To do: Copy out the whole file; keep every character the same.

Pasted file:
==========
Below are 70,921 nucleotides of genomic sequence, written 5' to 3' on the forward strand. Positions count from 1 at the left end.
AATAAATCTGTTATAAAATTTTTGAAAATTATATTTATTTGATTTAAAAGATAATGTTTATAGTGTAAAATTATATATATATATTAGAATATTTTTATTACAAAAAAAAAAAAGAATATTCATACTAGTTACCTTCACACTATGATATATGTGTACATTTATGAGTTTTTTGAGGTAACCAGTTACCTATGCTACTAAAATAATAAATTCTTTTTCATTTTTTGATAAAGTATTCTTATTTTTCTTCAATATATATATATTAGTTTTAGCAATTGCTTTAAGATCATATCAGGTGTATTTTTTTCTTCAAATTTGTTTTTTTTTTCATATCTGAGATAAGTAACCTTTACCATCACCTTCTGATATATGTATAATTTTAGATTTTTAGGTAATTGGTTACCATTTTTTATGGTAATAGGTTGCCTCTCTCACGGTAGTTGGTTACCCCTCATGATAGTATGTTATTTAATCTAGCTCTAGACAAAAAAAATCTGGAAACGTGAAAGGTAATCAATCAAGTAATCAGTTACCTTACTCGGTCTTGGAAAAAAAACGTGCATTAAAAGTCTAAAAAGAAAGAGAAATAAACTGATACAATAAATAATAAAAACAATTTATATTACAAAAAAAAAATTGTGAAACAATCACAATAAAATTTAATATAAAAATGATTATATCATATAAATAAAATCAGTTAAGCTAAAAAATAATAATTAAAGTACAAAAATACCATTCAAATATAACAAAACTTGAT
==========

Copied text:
Below are 70,921 nucleotides of genomic sequence, written 5' to 3' on the forward strand. Positions count from 1 at the left end.
AATAAATCTGTTATAAAATTTTTGAAAATTATATTTATTTGATTTAAAAGATAATGTTTATAGTGTAAAATTATATATATATATTAGAATATTTTTATTACAAAAAAAAAAAAGAATATTCATACTAGTTACCTTCACACTATGATATATGTGTACATTTATGAGTTTTTTGAGGTAACCAGTTACCTATGCTACTAAAATAATAAATTCTTTTTCATTTTTTGATAAAGTATTCTTATTTTTCTTCAATATATATATATTAGTTTTAGCAATTGCTTTAAGATCATATCAGGTGTATTTTTTTCTTCAAATTTGTTTTTTTTTTCATATCTGAGATAAGTAACCTTTACCATCACCTTCTGATATATGTATAATTTTAGATTTTTAGGTAATTGGTTACCATTTTTTATGGTAATAGGTTGCCTCTCTCACGGTAGTTGGTTACCCCTCATGATAGTATGTTATTTAATCTAGCTCTAGACAAAAAAAATCTGGAAACGTGAAAGGTAATCAATCAAGTAATCAGTTACCTTACTCGGTCTTGGAAAAAAAACGTGCATTAAAAGTCTAAAAAGAAAGAGAAATAAACTGATACAATAAATAATAAAAACAATTTATATTACAAAAAAAAAATTGTGAAACAATCACAATAAAATTTAATATAAAAATGATTATATCATATAAATAAAATCAGTTAAGCTAAAAAATAATAATTAAAGTACAAAAATACCATTCAAATATAACAAAACTTGAT